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Harvest 2019: Heatwave puts cereals back on track

The hottest August Bank Holiday on record allowed for harvest to resume after a challenging few weeks for cereal growers throughout the UK.

At JPF Clay Farms, Herefordshire, wheat harvest began in earnest, says farm manager Mark Wood.

 

“Up until then it had been unripe, requiring drying. We had been doing bits and pieces. We had two fields which did about three tonnes per acre and the rest did more than 4t/acre which is pleasing.”

 

Bushel weights have been exceptional, with Costello at 80kg/hl or more and Graham averaging 73kg/hl, he says.

 

While some wheat has been cut at 19.5 per cent moisture, by the afternoon on Sunday (August 25), it had fallen to 13.5 per cent.


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Peas

 

Harvest is 60 per cent complete on the farm, which has also seen peas yielding 4t/hectares.

 

“The quality has been superb,” says Mr Wood. “Oilseed rape did 1.2t/acre to 2t/acre depending on pest pressure and winter feed barley made 3.2t/acre.”

 

As well as 182ha of wheat still to cut, there is also 32ha of spring oats.

 

“The stem is still green on those,” says Mr Wood.

 

In Norfolk, Jim Scarratt’s 2019 cereal harvest came to an end on Sunday night (August 25), a week later than normal.

 

Mr Scarratt says: “Considering the dry spring, I have been relatively happy with harvest. Our average is up, with better yields than last year and I have had some results back and the quality is good.

 

"Spring barley has low nitrogens and the wheats we have had samples from so far have been good as well.”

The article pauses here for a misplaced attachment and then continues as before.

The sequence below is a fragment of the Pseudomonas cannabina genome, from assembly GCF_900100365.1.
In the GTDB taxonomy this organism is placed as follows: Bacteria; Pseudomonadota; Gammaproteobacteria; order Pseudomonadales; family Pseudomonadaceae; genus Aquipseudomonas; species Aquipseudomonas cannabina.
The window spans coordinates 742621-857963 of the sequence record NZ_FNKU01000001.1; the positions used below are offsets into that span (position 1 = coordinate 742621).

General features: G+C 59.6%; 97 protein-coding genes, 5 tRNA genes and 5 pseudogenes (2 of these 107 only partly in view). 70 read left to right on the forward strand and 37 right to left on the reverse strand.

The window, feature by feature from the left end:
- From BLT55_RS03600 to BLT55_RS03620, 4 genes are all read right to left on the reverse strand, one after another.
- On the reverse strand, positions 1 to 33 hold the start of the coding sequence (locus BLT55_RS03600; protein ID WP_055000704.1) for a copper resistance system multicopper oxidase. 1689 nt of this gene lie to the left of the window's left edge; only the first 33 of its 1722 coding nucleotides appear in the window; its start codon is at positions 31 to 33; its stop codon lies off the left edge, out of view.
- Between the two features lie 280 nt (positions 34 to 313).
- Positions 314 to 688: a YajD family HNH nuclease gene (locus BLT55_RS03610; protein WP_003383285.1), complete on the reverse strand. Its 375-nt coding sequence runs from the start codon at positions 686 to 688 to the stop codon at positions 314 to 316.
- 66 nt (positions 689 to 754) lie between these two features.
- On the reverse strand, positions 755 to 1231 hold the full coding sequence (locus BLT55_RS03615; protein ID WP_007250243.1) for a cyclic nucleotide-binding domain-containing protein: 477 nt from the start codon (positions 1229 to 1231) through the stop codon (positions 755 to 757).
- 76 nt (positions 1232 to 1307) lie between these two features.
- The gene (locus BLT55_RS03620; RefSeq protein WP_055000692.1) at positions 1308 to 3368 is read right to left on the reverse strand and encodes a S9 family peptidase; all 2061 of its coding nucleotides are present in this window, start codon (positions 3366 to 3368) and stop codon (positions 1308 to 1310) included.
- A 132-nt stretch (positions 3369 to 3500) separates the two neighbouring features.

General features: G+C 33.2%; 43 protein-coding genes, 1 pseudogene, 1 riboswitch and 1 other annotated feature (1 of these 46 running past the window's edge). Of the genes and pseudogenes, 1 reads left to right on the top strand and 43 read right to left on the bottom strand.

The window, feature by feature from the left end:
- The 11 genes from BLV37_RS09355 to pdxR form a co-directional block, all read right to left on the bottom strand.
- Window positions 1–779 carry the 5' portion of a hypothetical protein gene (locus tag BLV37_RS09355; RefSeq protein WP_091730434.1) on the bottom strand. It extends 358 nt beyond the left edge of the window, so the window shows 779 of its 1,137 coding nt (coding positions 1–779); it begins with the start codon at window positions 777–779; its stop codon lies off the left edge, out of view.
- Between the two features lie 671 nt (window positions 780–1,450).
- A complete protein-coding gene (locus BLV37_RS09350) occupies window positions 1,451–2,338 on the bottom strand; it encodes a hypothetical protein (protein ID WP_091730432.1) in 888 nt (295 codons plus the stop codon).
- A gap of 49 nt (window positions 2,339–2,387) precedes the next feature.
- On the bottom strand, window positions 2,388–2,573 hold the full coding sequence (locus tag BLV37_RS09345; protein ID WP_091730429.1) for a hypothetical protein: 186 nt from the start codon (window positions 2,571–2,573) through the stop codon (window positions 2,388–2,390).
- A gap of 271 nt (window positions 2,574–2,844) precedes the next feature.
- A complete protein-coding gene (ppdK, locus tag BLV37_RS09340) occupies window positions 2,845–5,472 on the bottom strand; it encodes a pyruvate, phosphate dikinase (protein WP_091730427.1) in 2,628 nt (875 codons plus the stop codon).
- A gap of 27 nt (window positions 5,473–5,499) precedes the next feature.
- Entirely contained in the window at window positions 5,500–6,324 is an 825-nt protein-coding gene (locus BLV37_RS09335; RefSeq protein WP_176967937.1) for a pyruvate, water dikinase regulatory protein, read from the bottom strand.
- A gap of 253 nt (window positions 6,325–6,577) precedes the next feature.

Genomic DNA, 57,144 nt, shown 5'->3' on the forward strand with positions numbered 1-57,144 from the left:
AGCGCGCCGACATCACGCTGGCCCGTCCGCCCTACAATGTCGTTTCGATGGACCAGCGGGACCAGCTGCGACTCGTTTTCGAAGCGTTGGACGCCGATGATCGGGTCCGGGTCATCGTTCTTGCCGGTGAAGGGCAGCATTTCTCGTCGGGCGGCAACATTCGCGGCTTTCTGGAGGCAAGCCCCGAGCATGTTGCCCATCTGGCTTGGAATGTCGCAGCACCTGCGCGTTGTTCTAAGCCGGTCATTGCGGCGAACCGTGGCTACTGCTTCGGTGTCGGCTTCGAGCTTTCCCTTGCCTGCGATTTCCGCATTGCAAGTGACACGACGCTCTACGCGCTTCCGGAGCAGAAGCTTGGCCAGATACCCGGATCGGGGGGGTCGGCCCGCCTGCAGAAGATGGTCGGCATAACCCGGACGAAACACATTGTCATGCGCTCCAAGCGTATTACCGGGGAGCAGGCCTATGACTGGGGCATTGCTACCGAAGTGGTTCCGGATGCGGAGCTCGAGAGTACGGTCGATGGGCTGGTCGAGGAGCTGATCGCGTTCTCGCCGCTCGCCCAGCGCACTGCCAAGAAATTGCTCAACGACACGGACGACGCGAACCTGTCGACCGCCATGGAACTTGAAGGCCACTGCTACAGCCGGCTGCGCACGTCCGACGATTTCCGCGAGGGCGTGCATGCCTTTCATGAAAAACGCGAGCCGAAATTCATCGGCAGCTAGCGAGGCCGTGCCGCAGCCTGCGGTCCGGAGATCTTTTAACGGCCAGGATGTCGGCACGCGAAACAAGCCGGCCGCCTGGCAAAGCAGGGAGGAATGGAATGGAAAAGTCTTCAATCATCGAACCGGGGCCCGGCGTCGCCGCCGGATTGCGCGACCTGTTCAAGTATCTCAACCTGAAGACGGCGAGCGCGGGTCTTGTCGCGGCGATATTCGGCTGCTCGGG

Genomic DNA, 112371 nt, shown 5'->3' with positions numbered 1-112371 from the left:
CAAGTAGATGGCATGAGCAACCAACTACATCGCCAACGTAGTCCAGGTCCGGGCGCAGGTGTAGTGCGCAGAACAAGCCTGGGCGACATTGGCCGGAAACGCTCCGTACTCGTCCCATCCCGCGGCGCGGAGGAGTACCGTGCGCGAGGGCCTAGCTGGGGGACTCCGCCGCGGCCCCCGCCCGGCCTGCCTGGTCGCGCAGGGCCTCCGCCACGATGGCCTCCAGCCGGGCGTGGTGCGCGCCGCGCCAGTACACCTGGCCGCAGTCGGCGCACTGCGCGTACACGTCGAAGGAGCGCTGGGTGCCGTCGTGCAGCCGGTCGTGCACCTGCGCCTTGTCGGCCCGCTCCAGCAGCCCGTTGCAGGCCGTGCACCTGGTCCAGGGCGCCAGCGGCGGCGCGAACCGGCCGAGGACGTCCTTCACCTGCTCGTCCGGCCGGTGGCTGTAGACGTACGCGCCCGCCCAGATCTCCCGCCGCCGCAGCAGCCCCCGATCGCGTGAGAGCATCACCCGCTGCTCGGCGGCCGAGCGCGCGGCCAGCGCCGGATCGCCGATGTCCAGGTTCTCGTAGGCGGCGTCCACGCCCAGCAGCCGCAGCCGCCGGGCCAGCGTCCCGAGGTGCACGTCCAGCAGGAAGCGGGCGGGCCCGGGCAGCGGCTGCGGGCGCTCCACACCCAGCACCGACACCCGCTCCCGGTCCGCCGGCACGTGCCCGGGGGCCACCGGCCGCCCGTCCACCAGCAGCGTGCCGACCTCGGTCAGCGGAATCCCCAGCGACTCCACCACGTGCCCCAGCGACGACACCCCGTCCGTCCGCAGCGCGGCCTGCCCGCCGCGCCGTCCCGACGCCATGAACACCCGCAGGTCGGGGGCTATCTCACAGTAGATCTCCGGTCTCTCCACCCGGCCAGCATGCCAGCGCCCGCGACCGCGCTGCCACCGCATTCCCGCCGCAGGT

Performers

 

Growing seed and feed wheat, varieties RGT Gravity, KWS Siskin and KWS Kerrin performed particularly well says Mr Scarratt.

 

“Everything has done almost 3t/acre minimum, and we have had some big yields of more than 11.5t/hectare.”

 

However, with a spell of wet weather putting harvest on hold for a week and heavy rain showers in mid-August, some crop was lost to lodging and shedding, he adds.

 

“We had a little bit of lodging on one field, but it did yield particularly high, so it was probably its only worst enemy. We found we were losing a little bit of grain which had shed in the last couple of storms, with some varieties losing about 0.5t/ha in places.”

 

In Fife, spring barley harvest commenced on August 26 for grower Alan Steven.

 

He says: “It is a lot better this week than last. Oats were barely ready last week and the straw was putting a lot of moisture in the grain.”

 

Now cutting Sienna malting barley at 15-16 per cent moisture, Mr Steven says yields have been impacted by the weather.

 

“Spring barley is probably not as big a yield because of the dry weather back in May, but we have been wetter through July and August. It is early days yet and the first field was not the best but averaged 2.5-3t/acre. We had stuff blown down with rain a few weeks ago which we are trying to get off the ground before we have more rain.

 

“The worry with malting barley is it spoils quickly in this showery, damp weather if you leave it and you could lose a good crop quite quickly.”

 

The wet weather means winter barley straw cut a month ago has only just been baled, adds Mr Steven.

Fallen

 

In North Yorkshire about one-quarter of wheat had been cut before the Bank Holiday weekend, according to NIAB TAG independent agronomist Patrick Stephenson.

 

He says: “There has been some sprouting but hopefully the improvement in the weather will come at the right time to preserve some Hagbergs.”

 

Group 1s and 2s which have been cut have been averaging about 12 per cent protein, says Mr Stephenson.

 

“This is down on where we would like but not a disaster.

 

“Most growers are pleased with the quantity of grain they are going to get. Yields are ranging from 9.5-12 tonnes/ha. They are above average.”

 

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